Special emphasis on relationships

Another interesting aspect of the author’s work is the special emphasis on reciprocity and relationship. Both the mother and infant become conditioned to each other. They are co-regulating each other at the autonomic nervous system level and at a behavioral level. They both orient to each other and they both approach each other. It becomes so automatic that it appears to be instinctual. But that it can be disrupted and then “repaired” supports the idea that both the mother and infant learn this behavior. They learn a Pavlovian level conditioning and not via a cognitive process, which isn’t possible for the infant.

The first stage of emotional contact

So what does this have to do with Bowen Family Systems Theory? I think it’s interesting in a number of ways. First, the concept of Emotional Connection is similar to Bowen’s concept of emotional contact. The mother is making good emotional contact with the infant. She can express anything that is meaningful and important to her to her child. The expression of any meaningful and important idea to another is a key point in the concept of emotional contact. It would be fascinating to track reactivity in two adults over a period of six weeks og having meaning conversations with each other. (Note – There is no trying to change the other’s thinking. Each is working to be as emotionally non reactive as possible, while simply sharing their thoughts, fears, hopes and dreams about whatever is meaningful to them.)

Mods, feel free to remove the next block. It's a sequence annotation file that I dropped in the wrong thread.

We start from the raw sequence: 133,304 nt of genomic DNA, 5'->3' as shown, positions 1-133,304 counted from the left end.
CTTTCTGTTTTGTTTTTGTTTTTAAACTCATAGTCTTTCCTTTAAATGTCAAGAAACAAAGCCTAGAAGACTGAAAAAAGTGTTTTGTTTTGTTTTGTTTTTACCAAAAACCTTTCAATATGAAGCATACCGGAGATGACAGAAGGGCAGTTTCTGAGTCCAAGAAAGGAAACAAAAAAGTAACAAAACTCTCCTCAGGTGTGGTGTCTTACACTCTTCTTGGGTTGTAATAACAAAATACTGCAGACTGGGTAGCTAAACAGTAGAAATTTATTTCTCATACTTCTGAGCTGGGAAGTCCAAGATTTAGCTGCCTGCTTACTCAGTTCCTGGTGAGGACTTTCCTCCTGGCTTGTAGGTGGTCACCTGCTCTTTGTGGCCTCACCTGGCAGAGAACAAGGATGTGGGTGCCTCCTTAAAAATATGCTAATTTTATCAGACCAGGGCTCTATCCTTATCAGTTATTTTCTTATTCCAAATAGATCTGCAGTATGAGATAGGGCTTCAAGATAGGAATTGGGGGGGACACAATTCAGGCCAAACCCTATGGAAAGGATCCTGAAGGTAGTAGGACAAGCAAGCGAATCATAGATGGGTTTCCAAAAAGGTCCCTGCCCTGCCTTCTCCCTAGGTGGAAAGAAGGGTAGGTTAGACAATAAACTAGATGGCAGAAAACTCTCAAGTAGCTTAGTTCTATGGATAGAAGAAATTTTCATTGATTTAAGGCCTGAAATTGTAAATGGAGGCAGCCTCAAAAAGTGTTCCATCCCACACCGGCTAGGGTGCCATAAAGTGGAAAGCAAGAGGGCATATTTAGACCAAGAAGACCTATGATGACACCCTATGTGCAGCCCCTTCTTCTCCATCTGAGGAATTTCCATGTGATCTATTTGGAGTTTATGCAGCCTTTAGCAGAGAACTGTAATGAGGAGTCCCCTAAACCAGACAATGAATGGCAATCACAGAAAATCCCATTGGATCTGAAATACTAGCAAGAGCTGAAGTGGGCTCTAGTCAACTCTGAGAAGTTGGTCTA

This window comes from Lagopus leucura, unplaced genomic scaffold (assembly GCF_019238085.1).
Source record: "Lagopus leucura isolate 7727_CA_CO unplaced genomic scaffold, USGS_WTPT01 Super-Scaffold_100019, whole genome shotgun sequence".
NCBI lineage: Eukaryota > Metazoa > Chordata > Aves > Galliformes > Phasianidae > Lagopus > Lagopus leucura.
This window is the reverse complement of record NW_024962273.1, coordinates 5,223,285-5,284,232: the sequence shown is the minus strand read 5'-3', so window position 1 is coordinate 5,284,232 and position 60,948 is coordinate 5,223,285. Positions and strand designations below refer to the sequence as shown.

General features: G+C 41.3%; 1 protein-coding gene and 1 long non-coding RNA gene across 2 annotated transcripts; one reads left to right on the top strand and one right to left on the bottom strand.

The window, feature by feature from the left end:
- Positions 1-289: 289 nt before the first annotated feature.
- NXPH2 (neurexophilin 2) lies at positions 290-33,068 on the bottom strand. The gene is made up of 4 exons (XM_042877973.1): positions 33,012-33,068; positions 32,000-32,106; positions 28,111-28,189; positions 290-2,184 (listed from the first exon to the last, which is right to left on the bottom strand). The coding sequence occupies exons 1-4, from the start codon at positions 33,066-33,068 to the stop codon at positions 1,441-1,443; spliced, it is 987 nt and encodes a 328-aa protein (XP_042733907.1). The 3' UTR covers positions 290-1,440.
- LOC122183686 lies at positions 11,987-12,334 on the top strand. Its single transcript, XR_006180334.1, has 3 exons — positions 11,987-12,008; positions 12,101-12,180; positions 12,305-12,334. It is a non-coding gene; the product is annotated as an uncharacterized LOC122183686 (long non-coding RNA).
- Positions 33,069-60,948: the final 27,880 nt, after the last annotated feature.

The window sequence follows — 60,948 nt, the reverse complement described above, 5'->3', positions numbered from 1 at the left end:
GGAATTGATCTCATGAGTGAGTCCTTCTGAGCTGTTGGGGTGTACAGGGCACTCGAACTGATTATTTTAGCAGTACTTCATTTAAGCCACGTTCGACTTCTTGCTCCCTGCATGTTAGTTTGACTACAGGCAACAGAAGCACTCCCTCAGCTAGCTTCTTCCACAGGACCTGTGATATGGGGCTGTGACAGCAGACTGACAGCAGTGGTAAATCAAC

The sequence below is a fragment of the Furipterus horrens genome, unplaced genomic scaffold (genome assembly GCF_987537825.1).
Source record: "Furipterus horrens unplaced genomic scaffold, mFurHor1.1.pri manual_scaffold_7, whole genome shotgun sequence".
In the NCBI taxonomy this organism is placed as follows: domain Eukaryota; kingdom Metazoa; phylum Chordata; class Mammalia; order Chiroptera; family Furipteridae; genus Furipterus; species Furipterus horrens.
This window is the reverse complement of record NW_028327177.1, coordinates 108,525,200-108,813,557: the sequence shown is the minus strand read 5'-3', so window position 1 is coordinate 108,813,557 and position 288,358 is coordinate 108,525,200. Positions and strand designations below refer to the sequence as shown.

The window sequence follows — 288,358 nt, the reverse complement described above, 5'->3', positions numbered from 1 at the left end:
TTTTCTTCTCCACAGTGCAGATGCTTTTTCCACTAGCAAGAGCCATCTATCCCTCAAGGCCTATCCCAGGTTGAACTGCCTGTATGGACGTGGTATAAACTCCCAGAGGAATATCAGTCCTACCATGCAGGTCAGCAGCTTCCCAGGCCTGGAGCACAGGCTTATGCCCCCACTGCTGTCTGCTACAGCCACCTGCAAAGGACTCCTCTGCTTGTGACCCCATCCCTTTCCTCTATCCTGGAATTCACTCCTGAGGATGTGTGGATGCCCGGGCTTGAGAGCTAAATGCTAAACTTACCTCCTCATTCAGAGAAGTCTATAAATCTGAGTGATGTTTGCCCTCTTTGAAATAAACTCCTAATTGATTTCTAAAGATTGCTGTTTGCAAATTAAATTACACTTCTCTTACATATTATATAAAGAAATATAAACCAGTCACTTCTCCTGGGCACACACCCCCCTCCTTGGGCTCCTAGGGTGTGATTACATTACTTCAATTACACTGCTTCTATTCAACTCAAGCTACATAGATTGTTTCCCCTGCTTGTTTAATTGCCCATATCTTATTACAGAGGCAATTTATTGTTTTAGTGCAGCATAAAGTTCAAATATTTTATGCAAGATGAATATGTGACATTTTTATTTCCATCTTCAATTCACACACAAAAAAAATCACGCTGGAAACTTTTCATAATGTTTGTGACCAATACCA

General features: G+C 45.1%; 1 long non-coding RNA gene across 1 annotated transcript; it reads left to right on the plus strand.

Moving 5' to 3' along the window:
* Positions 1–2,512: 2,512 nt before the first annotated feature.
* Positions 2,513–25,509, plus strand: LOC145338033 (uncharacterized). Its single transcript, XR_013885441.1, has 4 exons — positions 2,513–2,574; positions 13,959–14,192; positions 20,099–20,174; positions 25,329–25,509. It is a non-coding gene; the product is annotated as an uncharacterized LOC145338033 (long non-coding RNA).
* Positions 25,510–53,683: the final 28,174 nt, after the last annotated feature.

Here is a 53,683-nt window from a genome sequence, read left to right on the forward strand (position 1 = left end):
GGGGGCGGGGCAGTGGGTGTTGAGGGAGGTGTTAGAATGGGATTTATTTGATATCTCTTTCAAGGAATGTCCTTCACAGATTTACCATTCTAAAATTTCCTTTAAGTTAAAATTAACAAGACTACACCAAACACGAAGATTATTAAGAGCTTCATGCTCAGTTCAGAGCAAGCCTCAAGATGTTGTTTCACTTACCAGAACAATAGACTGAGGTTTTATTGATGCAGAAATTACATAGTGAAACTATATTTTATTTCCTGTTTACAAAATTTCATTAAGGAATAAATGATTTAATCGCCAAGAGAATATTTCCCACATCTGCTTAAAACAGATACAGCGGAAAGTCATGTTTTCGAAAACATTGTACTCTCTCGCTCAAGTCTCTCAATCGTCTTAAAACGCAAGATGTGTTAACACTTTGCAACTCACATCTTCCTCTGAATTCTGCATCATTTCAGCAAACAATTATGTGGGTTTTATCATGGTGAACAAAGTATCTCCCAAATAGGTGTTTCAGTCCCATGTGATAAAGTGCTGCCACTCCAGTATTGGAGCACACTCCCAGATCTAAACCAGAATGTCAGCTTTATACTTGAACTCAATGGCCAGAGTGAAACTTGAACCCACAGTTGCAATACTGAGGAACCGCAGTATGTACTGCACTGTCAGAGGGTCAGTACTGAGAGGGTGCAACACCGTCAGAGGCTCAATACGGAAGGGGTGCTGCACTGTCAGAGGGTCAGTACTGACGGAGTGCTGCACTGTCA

Second, there is a special emphasis on the reciprocity of the relationship interactions. This is not about either the mother or the child. It’s about the relationship process.

Third, this is taking place at the level of physiology. Dr. Bowen would refer to this as the emotional system level.

An adaptive level of fusion

The term fusion often has a negative connotation when one talks about differentiation. Fusion implies that person A is automatically reactive to person B. This automatic reactivity leads to automatic behaviors that may not be thoughtful or effective. But with emotional connection, this automatic response is effective. I believe there that Dr. Bowen referring to fusion as something that represents my lack of differentiation. My reduced ability to think and act for myself, while not impinging on others. My ability to not change my thinking, or my principles, in order to avoid tension or conflict. Or in order to gain approval.